Now Meg Whitman Wants Everyone to Stop Working From Home, Too

The Citizen's Guide to the Future
Oct. 8 2013 11:48 AM

Now Meg Whitman Wants Everyone to Stop Working From Home, Too

Meg Whitman telecommuting
"Yeah, I'm going to need you to go ahead and start coming to the office every day from now on."

Photo by Kevork Djansezian/Getty Images

When Marissa Mayer banned working from home at Yahoo, the business world gasped. Everyone from Richard Branson to Maureen Dowd criticized the decision. “Telecommuting is not the problem, it is a solution,” wrote Ellen Galinsky. Our Farhad Manjoo wrote that Mayer had made “a terrible mistake.”

Will Oremus Will Oremus

Will Oremus is Slate's senior technology writer.

But, as many have since admitted, the move seemed to work for Yahoo, helping Mayer reinvigorate a flabby corporate culture and cultivate an underdog mentality. The company's stock has soared. Still, Mayer insisted that she wasn’t trying to start a trend. “It was wrongly perceived as an industry narrative,” she said of the move in an April keynote speech. Rather, working from home simply wasn’t “what’s right for Yahoo right now.”

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Turns out it isn’t what’s right for Hewlett-Packard right now, either. AllThingsD now reports that, under CEO Meg Whitman, the company has been distributing a question-and-answer sheet to employees that encourages everyone to work at the office as much as possible. From the document:

During this critical turnaround period, HP needs all hands on deck. We recognize that in the past, we may have asked certain employees to work from home for various reasons. We now need to build a stronger culture of engagement and collaboration and the more employees we get into the office the better company we will be.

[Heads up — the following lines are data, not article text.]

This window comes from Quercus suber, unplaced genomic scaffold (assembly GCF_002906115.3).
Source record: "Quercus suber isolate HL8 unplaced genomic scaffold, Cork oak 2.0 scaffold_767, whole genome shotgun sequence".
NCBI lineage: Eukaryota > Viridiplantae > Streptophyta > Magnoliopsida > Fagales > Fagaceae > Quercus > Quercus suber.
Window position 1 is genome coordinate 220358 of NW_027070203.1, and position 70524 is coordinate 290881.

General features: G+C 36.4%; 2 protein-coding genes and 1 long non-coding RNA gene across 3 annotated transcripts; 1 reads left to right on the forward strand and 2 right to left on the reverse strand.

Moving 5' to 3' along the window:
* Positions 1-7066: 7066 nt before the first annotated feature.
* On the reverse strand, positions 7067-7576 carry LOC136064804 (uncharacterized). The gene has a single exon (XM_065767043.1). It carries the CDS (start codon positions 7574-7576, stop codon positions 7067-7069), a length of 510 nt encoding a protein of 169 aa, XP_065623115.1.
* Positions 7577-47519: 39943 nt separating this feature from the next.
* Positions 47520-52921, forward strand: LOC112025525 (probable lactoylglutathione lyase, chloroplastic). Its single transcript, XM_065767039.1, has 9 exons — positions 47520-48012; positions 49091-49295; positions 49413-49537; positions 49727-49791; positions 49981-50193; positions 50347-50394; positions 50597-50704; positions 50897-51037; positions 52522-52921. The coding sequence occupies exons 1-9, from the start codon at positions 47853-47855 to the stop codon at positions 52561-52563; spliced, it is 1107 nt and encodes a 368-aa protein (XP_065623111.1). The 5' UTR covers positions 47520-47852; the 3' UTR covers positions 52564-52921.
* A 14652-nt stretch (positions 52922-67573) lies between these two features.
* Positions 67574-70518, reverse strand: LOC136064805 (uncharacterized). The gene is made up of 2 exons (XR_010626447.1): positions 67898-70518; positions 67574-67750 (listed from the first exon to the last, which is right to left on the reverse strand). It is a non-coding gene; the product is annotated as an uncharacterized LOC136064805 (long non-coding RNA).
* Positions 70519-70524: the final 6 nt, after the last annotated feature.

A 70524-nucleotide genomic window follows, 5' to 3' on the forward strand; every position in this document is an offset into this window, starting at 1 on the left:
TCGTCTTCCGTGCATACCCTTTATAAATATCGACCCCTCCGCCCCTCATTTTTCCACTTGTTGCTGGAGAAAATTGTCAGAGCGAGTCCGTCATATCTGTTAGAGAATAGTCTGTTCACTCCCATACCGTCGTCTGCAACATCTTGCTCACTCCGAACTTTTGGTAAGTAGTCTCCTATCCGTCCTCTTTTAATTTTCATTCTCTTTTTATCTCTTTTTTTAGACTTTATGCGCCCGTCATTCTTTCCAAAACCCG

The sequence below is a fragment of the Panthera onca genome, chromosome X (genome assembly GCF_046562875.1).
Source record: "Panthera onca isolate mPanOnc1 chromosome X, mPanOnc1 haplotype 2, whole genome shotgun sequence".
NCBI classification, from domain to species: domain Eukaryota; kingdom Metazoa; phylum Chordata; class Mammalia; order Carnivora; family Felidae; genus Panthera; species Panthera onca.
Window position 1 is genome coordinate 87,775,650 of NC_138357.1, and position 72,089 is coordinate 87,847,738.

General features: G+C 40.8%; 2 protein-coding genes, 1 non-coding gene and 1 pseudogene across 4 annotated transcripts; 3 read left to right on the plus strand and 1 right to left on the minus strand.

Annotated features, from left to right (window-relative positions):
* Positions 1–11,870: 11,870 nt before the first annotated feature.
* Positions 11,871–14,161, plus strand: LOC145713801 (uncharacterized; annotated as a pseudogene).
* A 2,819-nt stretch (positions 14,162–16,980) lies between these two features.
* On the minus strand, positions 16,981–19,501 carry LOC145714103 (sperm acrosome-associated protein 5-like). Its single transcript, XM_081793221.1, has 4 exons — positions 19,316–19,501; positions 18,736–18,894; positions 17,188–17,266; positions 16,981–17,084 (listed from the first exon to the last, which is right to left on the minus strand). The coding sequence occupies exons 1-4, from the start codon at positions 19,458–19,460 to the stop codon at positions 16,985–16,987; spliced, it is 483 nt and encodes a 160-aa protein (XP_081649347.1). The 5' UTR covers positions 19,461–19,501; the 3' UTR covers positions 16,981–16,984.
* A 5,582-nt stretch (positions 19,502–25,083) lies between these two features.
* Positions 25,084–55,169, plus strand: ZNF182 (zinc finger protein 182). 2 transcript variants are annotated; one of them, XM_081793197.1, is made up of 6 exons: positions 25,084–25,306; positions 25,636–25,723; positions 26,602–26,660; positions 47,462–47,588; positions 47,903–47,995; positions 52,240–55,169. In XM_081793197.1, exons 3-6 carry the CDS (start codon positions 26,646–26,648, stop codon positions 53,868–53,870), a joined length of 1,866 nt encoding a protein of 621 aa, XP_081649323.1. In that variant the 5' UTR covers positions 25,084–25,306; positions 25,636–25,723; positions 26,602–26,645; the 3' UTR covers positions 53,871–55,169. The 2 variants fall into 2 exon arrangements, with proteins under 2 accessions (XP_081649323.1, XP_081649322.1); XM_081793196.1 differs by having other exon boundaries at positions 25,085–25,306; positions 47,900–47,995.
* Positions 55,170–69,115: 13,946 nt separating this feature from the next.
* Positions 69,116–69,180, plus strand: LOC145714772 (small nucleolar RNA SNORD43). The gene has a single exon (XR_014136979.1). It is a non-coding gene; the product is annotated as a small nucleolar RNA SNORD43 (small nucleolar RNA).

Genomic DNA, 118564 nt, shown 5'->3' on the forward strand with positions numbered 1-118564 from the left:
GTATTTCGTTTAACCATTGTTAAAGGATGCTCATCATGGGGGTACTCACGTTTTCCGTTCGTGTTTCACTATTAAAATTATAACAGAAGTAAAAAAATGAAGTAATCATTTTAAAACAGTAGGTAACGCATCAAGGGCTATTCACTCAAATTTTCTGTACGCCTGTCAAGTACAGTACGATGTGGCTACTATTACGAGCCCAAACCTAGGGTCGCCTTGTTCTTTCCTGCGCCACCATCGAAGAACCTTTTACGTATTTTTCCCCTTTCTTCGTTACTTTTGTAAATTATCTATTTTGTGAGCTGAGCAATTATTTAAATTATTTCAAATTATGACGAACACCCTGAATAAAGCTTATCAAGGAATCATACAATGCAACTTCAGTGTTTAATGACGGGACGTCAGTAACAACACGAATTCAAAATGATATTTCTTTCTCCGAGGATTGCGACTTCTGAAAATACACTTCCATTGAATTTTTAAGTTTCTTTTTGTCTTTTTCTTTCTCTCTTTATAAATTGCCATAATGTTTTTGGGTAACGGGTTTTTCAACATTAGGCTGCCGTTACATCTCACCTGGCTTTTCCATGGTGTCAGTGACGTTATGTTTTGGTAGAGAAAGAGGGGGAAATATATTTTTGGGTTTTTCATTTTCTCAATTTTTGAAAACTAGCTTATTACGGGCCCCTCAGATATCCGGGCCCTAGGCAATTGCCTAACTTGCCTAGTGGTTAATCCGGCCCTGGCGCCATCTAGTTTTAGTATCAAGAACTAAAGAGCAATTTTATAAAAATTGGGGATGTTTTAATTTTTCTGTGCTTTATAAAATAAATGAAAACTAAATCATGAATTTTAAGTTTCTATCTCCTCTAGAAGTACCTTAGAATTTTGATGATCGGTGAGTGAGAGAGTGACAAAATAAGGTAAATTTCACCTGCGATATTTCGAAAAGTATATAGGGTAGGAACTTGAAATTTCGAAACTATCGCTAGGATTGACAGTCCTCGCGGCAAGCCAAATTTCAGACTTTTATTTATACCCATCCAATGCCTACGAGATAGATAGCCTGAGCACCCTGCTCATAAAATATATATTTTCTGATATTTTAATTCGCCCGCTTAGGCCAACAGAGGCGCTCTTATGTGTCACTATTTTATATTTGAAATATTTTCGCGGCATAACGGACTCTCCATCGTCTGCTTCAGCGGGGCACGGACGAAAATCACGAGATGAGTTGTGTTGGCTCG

The justification: “During this critical turnaround period, HP needs all hands on deck.”

The policy doesn’t appear to be as strict as Yahoo’s. AllThingsD notes that HP doesn’t even have enough office space to accommodate all its employees, though it’s working on that. Still, some employees apparently must now ask for exceptions and demonstrate a particular need to work from home if they want to do so. And HP’s dictum affects far more people, as the company employs more than 300,000 worldwide compared to Yahoo’s 11,700.

Marissa Mayer may not have intended her telecommuting ban to become an industry narrative. But she doesn’t really get to decide that. If Yahoo continues its strong performance, CEOs of other ailing tech companies are going to come under increasing pressure to follow suit. If you're working from home at a company whose best days seem to be behind it, you'd better enjoy the latitude while it lasts.

Future Tense is a partnership of SlateNew America, and Arizona State University.

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